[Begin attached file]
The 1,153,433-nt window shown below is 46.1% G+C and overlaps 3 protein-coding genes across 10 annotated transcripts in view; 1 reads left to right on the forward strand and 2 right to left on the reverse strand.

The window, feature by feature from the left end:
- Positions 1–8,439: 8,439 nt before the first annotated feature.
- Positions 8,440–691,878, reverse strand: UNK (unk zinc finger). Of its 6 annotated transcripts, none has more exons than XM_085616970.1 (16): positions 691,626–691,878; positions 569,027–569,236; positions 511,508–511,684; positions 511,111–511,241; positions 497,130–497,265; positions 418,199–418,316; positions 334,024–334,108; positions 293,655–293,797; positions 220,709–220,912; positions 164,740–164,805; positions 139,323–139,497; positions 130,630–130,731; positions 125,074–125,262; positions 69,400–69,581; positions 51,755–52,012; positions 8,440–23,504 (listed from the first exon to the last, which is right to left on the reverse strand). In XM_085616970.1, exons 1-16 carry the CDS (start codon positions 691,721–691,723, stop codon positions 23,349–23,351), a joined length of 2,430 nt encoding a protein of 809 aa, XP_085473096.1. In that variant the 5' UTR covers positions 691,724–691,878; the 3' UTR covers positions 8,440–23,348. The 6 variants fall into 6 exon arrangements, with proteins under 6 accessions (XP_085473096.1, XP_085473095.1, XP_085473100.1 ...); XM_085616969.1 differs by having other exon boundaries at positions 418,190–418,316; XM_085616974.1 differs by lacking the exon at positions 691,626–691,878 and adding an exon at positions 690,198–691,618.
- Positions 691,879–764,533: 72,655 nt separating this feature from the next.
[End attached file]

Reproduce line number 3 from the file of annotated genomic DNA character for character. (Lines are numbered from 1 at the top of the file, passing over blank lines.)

- Positions 1–8,439: 8,439 nt before the first annotated feature.